Government Medical College Chandigarh Old Students Association







From the American Medical Association Website

(Posted 06/04)

Why is the personal statement so important? It is important because it is the only part of your application that is not based on test scores or other people’s perceptions of you. For this reason committees place a heavy emphasis on the personal statement.  It is the one part of your application that you have complete control of and allows you to make a personal case for yourself.  Because of these reasons, however, it is so very difficult to write.

There are some basic questions that you need to address in your personal statement. These are usually divided into three paragraphs that address: 1) what got you interested in the field that you have chosen; 2) what are you looking for in a residency program; and 3) what are your expected goals in the field you have chosen. You are always free to add other commentary that is relevant to the above topics. But, make sure you discuss these 3 topics in your essay.

Your personal statement should fit onto one page when it is printed from the ERAS system. You can test this prior to submitting your statement to residency programs.

Some helpful suggestions in getting started:

  1. Go back to your medical school application essay. Some students find it useful to look at that as a basis for their residency statement. Specifically the introductory and final paragraphs. 

  2. Find out if your school has a writing office, which can help you with your statement.

  3. Use a theme to structure your essay. This helps unite all aspects of your statement. 

  4. Provide concrete examples that pertain to your life, goals and experiences.

  5. Be concise. Refrain from using a lot of unnecessary words.

  6. Begin your essay with an attention grabber: a quote, a story, an anecdote, or a riddle.

  7. Finish your essay with a conclusion that refers back to the beginning of your statement and restates the theme.

  8. Have your departmental program director evaluate/critique your statement. Remember they have probably seen thousands of essays and is most likely the best authority at your institution to evaluate your work.

  9. Don’t be afraid to start from scratch if your essay is not working.

  10. Do write about what interests you, excites you. Your reader wants to hear a positive essay not a negative one about the profession.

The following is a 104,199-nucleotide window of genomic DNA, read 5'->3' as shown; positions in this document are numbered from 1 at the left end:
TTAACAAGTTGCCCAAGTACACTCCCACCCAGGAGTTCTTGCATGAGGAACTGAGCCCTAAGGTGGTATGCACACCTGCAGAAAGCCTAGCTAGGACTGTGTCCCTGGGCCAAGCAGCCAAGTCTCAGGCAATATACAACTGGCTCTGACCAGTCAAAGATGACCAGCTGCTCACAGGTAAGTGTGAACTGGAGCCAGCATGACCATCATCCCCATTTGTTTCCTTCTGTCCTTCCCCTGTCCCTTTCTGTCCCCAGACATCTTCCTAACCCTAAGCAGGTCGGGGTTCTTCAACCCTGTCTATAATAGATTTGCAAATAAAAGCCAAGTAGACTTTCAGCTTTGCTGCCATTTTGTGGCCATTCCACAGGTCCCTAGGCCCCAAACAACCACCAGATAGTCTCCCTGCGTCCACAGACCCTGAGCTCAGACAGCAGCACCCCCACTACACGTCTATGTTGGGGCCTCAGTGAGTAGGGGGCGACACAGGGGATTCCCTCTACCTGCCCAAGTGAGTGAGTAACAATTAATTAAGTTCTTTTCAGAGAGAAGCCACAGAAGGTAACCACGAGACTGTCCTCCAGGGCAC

Mistakes to avoid in a personal statement: 

  1. Underestimating the importance of the personal statement.

  2. Underestimating the time and difficulty involved in developing the personal statement.

  3. Lack of “flow”. You read the essay and have no idea what the applicant is trying to say. They jump from one tangent to another. When reading a statement like this I would rather not read the essay at all. To prevent this error you need not one, not two, but at least three people to read your essay and give you feedback. You need to revise your essay several times. Therefore, you cannot start working on the essay one week before it is due. I recommend starting to work on your personal statement in July. Remember that most attendings will ask for a copy of your personal statement in order to write a letter of recommendation. You therefore need to start early.

  4. Spelling and Grammar mistakes. These can kill you. It says a lot about an applicant if they have not taken the time to carefully proof read their essay. Is this someone who pays attention to detail and will spend time taking care of patients in my hospital?  No!

  5. Avoid clichés.

  6. Making the writing process a group effort. This does not work.

  7. Being too cute. This is not an essay for college admissions where originality/strangeness is applauded.  Keep it simple to the point and address the issues I have brought up before.

  8. Procrastinating until the very end to begin your statement. You need to start months in advance.

  9. Failing to let yourself come through. This goes back to trying to make your statement too cute.  You do not want to show up to an interview and have the interviewer thinking: Am I speaking to the same person that wrote this statement?

  10. Including topics in the statement that if asked to discuss you would not be able to answer, such as particular research points, volunteer activities, etc…




Website created and maintained by Navneet Majhail ('91 Batch)